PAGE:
As I write this, I’m reminded of the practice of Lectio Divina, “Divine Reading,” engaged in by some Christian contemplatives. Beginning with a scriptural reading, the practitioner will then settle more deeply into prayer – perhaps allowing all activity of the intellect to coalesce around a phrase, or a single word, before finally settling into wordless contemplation. Thus, there is the higher frequency presence of the more readily recognizable worldly phenomena, the reading of the recorded words. What follows is a deeper, lower frequency utterance of some sort of distilled meaning. Ultimately, though, the contemplative rests in the presence of the Divine – perhaps even in oneness with the Divine.

Returning to my morning meditation, however: I eventually settled into a wordless contemplation of my own, allowing the sound of the very world from which I arise to wash over me…, and through me. I can’t for the life of me articulate a difference between where I “end up” via the practice of Zen meditation and where the Christian contemplatives “end up” with theirs. And therein is rooted my sense of kinship with contemplatives of various stripes. The “kerthunk” of Truth is of a language all human beings may understand.


Copyright 2018 by Mark Robert Frank

All images are the property of the author unless otherwise noted.

Water Teaches Us the Way



During heavy rains water flows across our side yard and out into the road. It finds the gulch beyond and tumbles without encumbrance into the valley there. It filters through the turf out back and pools beneath the pines behind our neighbor’s home. Eventually, though, it seeps into the shallow cut nearby – thence to meander ‘neath the pine boughs, and the road leading into town, to marry with the waters of more distant field and wood.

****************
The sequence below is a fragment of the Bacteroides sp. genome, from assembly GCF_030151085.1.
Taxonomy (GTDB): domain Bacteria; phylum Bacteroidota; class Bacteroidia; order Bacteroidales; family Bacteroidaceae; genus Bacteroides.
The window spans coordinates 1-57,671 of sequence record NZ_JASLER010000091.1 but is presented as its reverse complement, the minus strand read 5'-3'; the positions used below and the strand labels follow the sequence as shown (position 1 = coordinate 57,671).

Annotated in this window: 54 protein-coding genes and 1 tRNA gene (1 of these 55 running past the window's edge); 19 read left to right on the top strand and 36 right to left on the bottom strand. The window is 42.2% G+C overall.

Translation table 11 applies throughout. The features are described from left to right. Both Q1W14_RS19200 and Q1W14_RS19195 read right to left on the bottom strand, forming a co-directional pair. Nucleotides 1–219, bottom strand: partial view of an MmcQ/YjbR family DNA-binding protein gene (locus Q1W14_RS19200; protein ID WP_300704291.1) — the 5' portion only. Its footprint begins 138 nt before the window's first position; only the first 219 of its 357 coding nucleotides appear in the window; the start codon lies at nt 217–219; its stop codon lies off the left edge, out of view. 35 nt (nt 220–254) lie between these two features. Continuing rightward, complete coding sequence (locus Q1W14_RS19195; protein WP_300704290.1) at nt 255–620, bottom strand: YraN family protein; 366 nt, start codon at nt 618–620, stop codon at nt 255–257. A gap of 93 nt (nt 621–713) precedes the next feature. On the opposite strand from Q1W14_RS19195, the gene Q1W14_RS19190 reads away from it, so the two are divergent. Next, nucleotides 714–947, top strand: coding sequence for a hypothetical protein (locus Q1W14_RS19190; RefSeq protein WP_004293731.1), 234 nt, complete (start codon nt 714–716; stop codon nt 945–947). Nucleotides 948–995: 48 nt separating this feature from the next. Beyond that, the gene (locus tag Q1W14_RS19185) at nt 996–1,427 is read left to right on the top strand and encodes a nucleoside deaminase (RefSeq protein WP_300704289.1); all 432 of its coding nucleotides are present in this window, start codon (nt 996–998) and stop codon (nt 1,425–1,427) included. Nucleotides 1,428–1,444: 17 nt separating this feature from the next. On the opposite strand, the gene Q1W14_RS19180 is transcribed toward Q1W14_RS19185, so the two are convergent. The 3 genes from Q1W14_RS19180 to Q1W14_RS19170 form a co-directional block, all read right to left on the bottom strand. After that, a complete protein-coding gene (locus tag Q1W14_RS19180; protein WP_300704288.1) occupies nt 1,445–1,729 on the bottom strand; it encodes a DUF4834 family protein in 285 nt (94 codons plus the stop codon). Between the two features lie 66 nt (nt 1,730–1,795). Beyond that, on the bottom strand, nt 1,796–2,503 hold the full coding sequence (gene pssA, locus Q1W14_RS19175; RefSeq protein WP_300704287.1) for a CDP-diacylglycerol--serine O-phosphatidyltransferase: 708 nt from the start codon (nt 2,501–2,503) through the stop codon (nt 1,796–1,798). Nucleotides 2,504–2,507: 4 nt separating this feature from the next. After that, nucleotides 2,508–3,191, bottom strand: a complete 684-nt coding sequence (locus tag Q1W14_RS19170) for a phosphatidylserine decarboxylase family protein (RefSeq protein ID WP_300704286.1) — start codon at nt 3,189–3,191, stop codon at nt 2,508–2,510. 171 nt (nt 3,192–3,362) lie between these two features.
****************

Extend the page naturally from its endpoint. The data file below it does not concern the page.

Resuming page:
The waters wash bare the earth, leaving tree roots standing out like dark veins on the back of an aging person’s hands. They make the hillsides sag and droop, as if shrugging off the deluge. And yet those hillsides give mightily of themselves as they do, supplying the bottomlands with the nutrients that make them the rich farmland that they are. Perhaps the leaves that I raked into the low spots over the course of the last two autumns will slow this process down a bit. In the grand scheme, however, I’ve merely created a convenient way station for the detritus to accumulate for a time before continuing on its journey down below.

May we all heed water’s lesson of the Way!

I can’t see the river on a brilliant sunny day without seeing the rains beyond. I can’t see the fleshy crops sprouting along its banks without seeing those wooded hillsides up above. If life is indeed a collection of individual beings, then surely water must be that which connects us all. But when I see these flowing waters in the deepest way that I am able, I see only one body, one being, and one Life – with water being the blood ever flowing in its veins.

I studied with a now deceased Ch’an teacher for a time by the name of Ryugen Fisher – referred to by some as Old Frog. At the close of meditation retreats he made a habit of reciting a concatenation of two passages from the Tao Te Ching, one from Chapter Eight and one from Chapter Chapter Seventy-eight. I’ve been reflecting on these passages for the past month or so, reading various translations and bringing them to life in my mind. One way that I do this is by using new words to convey my internalized understanding of the collective works. So, what follows is Ryugen’s recitation, reimagined by this author after benefiting from translations by Fisher, Legge, and Feng/English: